My first shot of the day was solid, but the slightest tug that ended up in the right rough on the opening par5. From a good lie in the first cut, I hit a nice 8iron to within 115 yards of the back hole location, dead center of the fairway. My lie in the fairway was good, and the few tufts of grass that I flung up into the wind confirmed that the wind was against me. On a normal day with calm, warm conditions the shot would normally be a stock gap wedge. But with a stiff breeze hurting and the early morning temps hovering slightly above the freezing mark, I knew that the gapper would never get there. I reached into the bag and pulled my pitching wedge, went through my routine, and hit a really nice shot that looked like it was all over the banner. Unfortunately it landed about a foot too far and ran through the back of the green, about a foot beyond the putting surface. In my mind should I have not left the ball with a good look at birdie, just through the green was the 2nd best place to be. So no complaints.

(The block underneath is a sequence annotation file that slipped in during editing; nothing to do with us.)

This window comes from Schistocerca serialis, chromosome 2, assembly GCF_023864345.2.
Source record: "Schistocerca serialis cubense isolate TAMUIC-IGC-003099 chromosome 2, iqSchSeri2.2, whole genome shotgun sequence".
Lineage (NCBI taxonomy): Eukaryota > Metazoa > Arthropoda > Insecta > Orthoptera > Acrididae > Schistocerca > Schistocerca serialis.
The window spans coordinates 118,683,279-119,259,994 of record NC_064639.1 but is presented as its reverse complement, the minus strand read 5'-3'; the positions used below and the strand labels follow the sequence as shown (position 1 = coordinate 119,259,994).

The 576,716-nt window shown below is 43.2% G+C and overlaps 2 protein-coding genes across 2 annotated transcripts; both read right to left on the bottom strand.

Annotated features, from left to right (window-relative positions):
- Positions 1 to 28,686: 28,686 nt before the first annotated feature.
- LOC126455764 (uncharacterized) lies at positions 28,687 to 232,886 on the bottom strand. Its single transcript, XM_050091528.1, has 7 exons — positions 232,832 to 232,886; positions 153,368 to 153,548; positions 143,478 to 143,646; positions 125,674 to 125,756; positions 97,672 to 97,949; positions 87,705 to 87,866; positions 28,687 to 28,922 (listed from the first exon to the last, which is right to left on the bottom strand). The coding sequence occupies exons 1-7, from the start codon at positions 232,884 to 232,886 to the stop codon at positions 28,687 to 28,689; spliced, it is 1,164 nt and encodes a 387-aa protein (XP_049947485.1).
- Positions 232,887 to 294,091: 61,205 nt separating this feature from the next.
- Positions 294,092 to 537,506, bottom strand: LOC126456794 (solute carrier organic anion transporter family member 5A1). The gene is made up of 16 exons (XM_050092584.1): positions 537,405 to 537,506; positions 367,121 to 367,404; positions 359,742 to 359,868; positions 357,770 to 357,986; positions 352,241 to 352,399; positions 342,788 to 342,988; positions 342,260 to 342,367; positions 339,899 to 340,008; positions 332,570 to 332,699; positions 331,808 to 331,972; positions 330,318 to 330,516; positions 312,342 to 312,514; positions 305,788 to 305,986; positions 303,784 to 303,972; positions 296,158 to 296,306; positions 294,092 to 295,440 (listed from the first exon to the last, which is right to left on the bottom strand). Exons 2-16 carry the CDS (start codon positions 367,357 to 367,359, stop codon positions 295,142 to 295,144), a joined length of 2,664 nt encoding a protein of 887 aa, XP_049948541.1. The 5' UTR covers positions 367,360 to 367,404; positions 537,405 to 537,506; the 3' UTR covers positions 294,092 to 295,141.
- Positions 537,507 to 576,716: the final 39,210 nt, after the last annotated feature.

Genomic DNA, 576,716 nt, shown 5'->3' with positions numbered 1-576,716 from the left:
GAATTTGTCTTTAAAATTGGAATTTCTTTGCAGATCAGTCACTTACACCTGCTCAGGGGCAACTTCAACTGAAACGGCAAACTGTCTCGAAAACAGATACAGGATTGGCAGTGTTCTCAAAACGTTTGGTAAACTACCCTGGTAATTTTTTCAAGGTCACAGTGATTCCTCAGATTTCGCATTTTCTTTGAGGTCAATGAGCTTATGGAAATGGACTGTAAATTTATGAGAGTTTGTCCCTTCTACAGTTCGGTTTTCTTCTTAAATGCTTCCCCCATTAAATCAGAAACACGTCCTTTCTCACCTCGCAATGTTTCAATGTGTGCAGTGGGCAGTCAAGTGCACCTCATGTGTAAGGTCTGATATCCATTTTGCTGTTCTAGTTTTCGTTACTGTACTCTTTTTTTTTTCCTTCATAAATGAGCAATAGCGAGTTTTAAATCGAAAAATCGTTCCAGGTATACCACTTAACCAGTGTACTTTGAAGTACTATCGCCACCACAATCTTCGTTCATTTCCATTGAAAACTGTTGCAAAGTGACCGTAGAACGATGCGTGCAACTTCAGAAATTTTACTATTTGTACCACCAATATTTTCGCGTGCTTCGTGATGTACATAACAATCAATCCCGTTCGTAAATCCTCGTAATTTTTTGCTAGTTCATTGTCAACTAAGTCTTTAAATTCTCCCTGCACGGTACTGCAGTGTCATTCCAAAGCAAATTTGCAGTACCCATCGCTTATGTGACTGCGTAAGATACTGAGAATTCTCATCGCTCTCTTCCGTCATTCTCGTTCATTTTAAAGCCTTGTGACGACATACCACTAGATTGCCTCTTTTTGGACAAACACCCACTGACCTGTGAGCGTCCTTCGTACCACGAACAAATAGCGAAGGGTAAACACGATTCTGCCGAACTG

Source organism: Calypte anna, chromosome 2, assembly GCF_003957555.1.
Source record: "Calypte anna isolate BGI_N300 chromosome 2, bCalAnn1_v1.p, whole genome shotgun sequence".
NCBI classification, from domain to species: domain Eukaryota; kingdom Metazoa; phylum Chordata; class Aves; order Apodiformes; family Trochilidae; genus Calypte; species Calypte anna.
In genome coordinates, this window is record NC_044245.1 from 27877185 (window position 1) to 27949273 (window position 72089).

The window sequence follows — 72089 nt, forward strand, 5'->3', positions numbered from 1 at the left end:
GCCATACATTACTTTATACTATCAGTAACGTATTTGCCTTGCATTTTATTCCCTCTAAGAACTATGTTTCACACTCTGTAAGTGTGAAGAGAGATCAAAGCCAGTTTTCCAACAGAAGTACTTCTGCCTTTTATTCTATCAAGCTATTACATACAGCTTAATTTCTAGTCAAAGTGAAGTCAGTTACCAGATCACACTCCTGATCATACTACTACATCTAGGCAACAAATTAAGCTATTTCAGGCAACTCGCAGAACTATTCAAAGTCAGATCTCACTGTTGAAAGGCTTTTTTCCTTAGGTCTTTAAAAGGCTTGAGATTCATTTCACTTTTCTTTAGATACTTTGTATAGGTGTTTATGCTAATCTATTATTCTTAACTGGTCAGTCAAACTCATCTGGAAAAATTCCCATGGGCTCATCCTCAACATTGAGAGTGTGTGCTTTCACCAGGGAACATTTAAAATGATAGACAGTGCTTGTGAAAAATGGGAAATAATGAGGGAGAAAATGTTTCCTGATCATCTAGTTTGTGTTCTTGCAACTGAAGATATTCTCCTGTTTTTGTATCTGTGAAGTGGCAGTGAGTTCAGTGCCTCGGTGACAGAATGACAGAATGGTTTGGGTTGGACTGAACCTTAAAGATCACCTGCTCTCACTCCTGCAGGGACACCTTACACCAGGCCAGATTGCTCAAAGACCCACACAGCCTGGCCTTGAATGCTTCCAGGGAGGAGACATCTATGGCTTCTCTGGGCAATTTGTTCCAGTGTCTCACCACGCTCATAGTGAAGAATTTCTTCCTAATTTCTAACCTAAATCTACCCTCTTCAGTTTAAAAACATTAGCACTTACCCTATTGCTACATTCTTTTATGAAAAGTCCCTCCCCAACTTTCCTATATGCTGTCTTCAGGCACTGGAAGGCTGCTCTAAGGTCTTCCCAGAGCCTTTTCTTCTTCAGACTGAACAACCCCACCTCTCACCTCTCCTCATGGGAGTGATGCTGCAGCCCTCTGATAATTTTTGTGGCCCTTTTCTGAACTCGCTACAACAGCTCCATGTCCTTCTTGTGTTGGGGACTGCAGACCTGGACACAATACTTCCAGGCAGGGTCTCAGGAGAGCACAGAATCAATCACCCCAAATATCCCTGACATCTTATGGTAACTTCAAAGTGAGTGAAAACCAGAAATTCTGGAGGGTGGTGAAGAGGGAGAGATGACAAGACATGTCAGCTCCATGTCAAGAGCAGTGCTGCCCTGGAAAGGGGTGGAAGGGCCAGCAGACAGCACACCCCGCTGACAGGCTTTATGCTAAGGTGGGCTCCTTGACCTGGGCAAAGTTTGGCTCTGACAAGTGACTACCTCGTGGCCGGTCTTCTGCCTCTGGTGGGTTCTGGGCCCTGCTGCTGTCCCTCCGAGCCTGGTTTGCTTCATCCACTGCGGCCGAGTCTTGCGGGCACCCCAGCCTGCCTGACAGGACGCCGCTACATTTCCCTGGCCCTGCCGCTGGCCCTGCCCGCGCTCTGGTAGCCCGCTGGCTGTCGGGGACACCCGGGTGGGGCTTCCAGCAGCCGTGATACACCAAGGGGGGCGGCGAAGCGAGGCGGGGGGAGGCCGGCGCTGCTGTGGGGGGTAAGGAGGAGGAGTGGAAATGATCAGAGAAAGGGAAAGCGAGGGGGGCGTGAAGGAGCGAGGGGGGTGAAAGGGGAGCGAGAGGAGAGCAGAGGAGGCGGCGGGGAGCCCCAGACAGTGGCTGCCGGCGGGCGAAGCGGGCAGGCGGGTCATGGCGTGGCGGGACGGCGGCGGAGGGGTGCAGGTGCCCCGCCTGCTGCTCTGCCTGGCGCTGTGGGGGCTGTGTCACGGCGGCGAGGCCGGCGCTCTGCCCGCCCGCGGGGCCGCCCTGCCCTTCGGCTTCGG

I was technically in the rough, but the ball was sitting on a subtle downward slope and the rough wasn’t much thicker than the fringe that was only a foot away. My initial impression as I approached the green was putting my 4th shot, but I brought a wedge with me just in case. I was only about 15 feet from the hole with the green gently sloping away from me, and I knew that even a so-so attempt with my putter would likely leave me much closer to the hole for my par putt than a good chip. I decided to putt the ball, and it was better than so-so. It almost went in for birdie. I tapped in the remaining 4 inches left for my par and thought to myself, “okay, today might be a little easier than I thought.”
Famous last words…